"...Allerdings ist es eine fixe Idee bei den Franzosen, dass der Rhein ihr Eigentum sei, aber die einzige des deutschen Volkes wuerdige Antwort auf diese anmassende Forderung ist das Arndtsche 'Heraus mit dem Elsass und Lothringen!' Denn ich bin - vielleicht im Gegensatz zu vielen, deren Standpunkt ich sonst teile - allerdings der Ansicht, dass die Wiedereroberung der deutschsprechenden linken Rheinseite eine nationale Ehrensache, die Germanisierung des abtruennig gewordenen Hollands und Belgiens eine politische Notwendigkeit fuer uns ist. Sollen wir in jenen Laendern die deutsche Nationalitaet vollends unterdruecken lassen, waehrend im Osten sich das Slawentum immer maechtiger erhebt?"
Engels described Slavs as non-historic people deserving of extermination.
(...)Justice and other moral considerations may be damaged here and there; but what does that matter to such facts of world-historic significance? (...)
Following that, Bohemia and Moravia passed definitely to Germany and the Slovak regions remained with Hungary. And this historically absolutely non-existent "nation" puts forward claims to independence? (...)
Of course, matters of this kind cannot be accomplished without many a tender national blossom being forcibly broken. But in history nothing is achieved without power and implacable ruthlessness, (...)
To the sentimental phrases about brotherhood which we are being offered here on behalf of the most counter-revolutionary nations of Europe, we reply that hatred of Russians was and still is the primary revolutionary passion among Germans; that since the revolution hatred of Czechs and Croats has been added, and that only by the most determined use of terror against these Slav peoples can we, jointly with the Poles and Magyars, safeguard the revolution. (...)
Then there will be a struggle, an "unrelenting life-and-death struggle" against those Slavs who betray the revolution; an annihilating fight and most determined terrorism -- not in the interests of Germany, but in the interests of the revolution!      ~ The German, Engels, NRZ 15. Feb. 1849 
Engels liked the idea of a "Thousand year Reich" too
    This is our calling, that we shall become the templars of this Grail, gird the sword round our loins for its sake and stake our lives joyfully in the last, holy war which will be followed by the thousand-year reign of freedom.
"Among all the nations and sub-nations of Austria, only three standard-bearers of progress took an active part in history, and are still capable of life -- the Germans, the Poles and the Magyars. Hence they are now revolutionary. All the other large and small nationalities and peoples are destined to perish before long in the revolutionary world storm. (...)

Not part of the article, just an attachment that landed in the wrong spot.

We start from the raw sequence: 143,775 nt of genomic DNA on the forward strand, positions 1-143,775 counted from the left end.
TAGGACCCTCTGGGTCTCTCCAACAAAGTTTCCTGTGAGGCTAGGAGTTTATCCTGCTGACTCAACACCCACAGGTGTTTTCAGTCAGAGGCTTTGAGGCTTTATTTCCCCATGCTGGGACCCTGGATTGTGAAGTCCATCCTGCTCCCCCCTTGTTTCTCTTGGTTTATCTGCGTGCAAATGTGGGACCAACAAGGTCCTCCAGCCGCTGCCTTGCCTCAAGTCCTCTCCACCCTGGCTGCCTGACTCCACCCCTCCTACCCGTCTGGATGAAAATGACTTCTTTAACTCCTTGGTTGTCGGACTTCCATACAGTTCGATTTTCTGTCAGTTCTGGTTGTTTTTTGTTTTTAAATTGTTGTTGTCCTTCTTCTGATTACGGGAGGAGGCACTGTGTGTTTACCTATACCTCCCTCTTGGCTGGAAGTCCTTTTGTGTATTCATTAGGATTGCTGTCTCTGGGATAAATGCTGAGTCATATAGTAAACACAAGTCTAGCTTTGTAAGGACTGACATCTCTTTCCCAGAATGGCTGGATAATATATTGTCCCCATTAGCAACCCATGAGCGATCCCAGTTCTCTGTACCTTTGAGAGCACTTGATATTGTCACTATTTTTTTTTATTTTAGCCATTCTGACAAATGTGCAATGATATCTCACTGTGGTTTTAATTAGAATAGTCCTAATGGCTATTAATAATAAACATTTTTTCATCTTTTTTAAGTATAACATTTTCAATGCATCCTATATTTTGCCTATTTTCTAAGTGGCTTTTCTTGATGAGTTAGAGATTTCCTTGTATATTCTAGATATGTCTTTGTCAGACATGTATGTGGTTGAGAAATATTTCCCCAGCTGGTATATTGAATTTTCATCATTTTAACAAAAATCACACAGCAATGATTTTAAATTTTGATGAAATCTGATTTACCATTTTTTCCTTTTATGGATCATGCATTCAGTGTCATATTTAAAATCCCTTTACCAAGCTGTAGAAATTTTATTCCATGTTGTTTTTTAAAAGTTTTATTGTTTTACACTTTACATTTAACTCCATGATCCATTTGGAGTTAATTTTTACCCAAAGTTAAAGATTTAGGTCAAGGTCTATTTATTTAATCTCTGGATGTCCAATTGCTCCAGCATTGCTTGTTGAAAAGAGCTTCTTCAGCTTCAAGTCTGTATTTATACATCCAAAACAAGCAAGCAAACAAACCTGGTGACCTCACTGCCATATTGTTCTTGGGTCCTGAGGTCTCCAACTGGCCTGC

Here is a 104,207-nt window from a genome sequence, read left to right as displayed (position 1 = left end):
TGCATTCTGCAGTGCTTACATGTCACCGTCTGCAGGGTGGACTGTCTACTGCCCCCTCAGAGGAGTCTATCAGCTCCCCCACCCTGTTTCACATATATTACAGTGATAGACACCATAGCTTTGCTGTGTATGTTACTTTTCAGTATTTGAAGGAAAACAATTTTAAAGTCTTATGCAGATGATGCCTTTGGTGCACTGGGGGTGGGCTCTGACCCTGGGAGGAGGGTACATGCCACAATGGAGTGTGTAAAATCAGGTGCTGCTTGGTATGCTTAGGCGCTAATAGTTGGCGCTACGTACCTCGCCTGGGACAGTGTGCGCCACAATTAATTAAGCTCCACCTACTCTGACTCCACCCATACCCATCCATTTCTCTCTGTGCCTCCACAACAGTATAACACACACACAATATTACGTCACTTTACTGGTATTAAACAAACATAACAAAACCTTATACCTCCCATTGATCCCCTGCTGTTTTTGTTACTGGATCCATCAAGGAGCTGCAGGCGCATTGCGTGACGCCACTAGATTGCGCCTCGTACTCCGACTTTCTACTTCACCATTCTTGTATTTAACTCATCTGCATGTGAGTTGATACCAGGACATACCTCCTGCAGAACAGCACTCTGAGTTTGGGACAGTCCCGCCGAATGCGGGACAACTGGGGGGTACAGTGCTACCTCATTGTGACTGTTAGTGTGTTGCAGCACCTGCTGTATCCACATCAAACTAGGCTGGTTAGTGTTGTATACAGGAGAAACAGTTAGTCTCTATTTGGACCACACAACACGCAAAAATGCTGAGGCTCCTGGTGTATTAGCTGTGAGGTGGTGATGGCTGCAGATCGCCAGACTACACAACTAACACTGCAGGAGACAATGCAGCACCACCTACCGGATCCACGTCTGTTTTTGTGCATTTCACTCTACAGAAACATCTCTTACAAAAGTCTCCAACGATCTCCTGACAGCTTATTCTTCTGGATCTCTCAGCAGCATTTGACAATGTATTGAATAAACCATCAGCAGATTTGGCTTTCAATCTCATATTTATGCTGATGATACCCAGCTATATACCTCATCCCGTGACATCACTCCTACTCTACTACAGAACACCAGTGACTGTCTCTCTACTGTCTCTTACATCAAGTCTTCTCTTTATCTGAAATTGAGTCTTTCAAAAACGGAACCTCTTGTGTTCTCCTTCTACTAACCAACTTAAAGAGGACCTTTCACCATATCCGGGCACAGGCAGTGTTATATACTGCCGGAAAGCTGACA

This remnant of a nation that was, as Hegel says, suppressed and held in bondage in the course of history, this human trash, becomes every time -- and remains so until their complete obliteration or loss of national identity -- the fanatical carriers of counter-revolution, just as their whole existence in general is itself a protest against a great historical revolution. (...)
Such, in Austria, are the pan-Slavist Southern Slavs, who are nothing but the human trash of peoples, resulting from an extremely confused thousand years of development. (...)
The next world war will result in the disappearance from the face of the earth not only of reactionary classes and dynasties, but also of entire reactionary peoples. And that, too, is progress." MEW a.a.O. 6, 176. 

"By the same right under which France took Flanders, Lorraine and Alsace, and will sooner or later take Belgium -- by that same right Germany takes over Schleswig; it is the right of civilization as against barbarism, of progress as against stability. Even if the agreements were in Denmark's favor -- which is very doubtful-this right carries more weight than all the agreements, for it is the right of historical evolution"  ~Friedrich Engels, NRZ 10. Sep. 1848 (NRZ = Neue Rheinische Zeitung)

     "The plentiful meat and milk diet among the Aryans and the Semites, and particularly the beneficial effects of these foods on the development of children, may, perhaps, explain the superior development of these two races."  ~ Engels, "Origin of the Family, Private Property and the State", Fourth revised edition, 1891, in Marx & Engels, Selected Works In One Volume, Lawrence & Wishart: London, 1980, p 464. 

Wednesday, April 22, 2020

Free Market, Open Borders

If you are really a capitalist and you really, really believe in a free market, then you necessarily believe in the free movement of people to pursue the market in whatever way they want.

Insofar as you want controlled borders, you are opposed to free market capitalism.

Amazing how many Trump supporters are socialists.

An Open Letter Abeba Birhane

Your endorsement of "a person is a person through other persons" is a brilliant one-sentence summary of Christian Trinitarian theology. As you know, the word “person” was itself invented by Christians to describe the three Persons of the Trinity. Tertullian adapted it from the Latin word "personae" (Greek prosopon), which referred to the mask worn by actors on the stage, and it has been used in Tertullian's sense ever since.

What few non-Christians realize is that the three Persons of the Godhead are distinguishable ONLY through their relationships (Father begets, Son is begotten, Father and Son breathe forth Spirit, Spirit is the One breathed forth). If any other aspect of God is examined, the Persons of the Trinity cannot be distinguished or identified. This is why God is One, but also Three - as you imply, only the relationships reveal the Three.